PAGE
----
National Geographic
Menu

Rediscovering Ross Island 2012: Erin, Dan and Paul Make Their First Helicopter Flight

Written by Paul Wallace.

Mt. Terror – it sounds like something out of the Lord of the Rings, and at 10,600 feet elevation, it’s an imposing site.  Based on very limited age information, this volcano was last active about 1 million years ago and its flanks are dotted with small cinder cones and lava domes.  Our goal in coming to the east ridge of Terror is to collect samples of lava and volcanic ash that will help us figure out whether an upwelling mantle plume creates the magma that feeds the Ross Island volcanoes, as Ken explained in the first post.

Plate 1: Our first landing, in the Kyle Hills on the east flank of Mt. Terror. Dan (red jacket) gets our field gear ready while Ken (blue and black coat) does a radio check with the pilots, who are standing behind Dan. Erin and Ken walked up to the cone seen behind the helicopter to collect samples. Photo by Paul Wallace.

We first landed at a spot low on the east ridge of Terror (Plate 1), not far from the famous Emperor Penguin colony at Cape Crozier that Apsley Cherry-Garrard walked to during the Austral winter of 1911 and which he chronicled in his book The Worst Journey in the World.  Fortunately the task of sampling volcanic rocks with a helicopter is infinitely easier and safer than retrieving penguin eggs and carrying them 60 miles through the dark, frigid Antarctic winter.  Today the sun is shining and there’s not much wind, so the conditions couldn’t be better for collecting samples.

Plate 2: A view from the helicopter of the volcanic cone that was our second stop, where Dan and Paul were dropped off. We found two different kinds of lava at this cone. The summit of Mt. Terror can be seen in the background. During the next week, we plan to land at and sample many of the cinder cones seen between the summit and us. Photo by Ken Sims.

After landing, we split into two groups, and Dan and I walk up to the rim of one cinder cone and down into the breached crater.  Soon he is calling to me that he’s found a great sample of black volcanic ash, with large crystals of greenish olivine, just the kind of material we’re looking for in our research.  Compared to field work in the Cascades in the northwestern U.S. and other places I’m accustomed to, the work here feels more clunky because of all the cold weather gear we’re wearing and carrying.  But we’re excited at the great exposures of volcanic material we’re finding.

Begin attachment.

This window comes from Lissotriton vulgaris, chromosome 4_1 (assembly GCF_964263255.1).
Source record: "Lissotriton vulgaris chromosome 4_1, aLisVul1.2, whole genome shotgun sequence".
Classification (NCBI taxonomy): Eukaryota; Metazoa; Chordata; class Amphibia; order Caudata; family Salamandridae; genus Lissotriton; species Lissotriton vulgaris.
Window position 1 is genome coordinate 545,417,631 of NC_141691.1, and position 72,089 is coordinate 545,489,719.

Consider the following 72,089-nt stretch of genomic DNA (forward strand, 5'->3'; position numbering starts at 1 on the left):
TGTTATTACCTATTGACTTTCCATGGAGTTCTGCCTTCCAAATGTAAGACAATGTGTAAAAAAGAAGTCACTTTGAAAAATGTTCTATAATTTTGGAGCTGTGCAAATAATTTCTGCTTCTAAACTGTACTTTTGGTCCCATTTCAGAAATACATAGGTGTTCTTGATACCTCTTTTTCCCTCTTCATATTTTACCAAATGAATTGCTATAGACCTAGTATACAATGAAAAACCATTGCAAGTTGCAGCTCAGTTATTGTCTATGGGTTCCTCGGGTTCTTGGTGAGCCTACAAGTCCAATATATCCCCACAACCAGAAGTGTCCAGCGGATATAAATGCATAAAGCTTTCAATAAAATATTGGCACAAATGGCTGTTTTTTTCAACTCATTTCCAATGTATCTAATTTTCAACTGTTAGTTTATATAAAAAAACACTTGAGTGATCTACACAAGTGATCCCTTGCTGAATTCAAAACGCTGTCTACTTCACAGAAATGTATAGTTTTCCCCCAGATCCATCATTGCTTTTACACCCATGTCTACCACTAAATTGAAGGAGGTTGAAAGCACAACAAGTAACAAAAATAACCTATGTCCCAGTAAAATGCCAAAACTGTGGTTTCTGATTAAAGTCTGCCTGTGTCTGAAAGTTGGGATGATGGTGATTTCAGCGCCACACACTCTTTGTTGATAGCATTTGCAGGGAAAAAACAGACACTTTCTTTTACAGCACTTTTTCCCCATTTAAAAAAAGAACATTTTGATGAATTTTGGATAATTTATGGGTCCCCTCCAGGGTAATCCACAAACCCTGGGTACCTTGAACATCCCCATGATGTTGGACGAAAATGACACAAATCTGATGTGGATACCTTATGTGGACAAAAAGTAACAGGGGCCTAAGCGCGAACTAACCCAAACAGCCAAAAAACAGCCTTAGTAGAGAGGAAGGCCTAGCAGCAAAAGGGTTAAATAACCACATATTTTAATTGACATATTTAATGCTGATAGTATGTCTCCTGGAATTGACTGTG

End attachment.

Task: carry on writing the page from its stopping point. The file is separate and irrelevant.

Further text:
Plate 3: Our second stop. Dan (lower right) sampling black scoria and ash from a cinder cone. More cinder cones can be seen in the distance, about 3000 feet below us in elevation, and sea ice stretches out all the way to the horizon. Photo by Paul Wallace.

At our second stop of the day (Plate 2), the helicopter leaves Dan and me along with a large survival bag of gear, and flies off with Ken and Erin so they can sample at another location. It’s an interesting feeling to be left in such a remote place, but we know they won’t be too far away and we’re in radio contact for safety purposes.  We find another great exposure of rock and ash, collect a few more samples (Plate 3), and soon we hike back up to meet the helicopter (Plate 4).  On our flight back to McMurdo Station, with the ice shelf and mountains stretching out to the horizon in all directions, it’s hard not to think again of the early explorers who came here, and the vastness and isolation of this region they trekked through.

Plate 4: Dan and Paul (in foreground) carrying their gear back to the helicopter after our final stop. Our heads are down because of the strong wind from the helicopter rotor, which was enough to blow a person over. The rocky nature of the landing site required the pilot, Ryan Skorecki, to keep the rotor spinning so as not to put the full weight of the helicopter down on the ground. Photo by Ken Sims.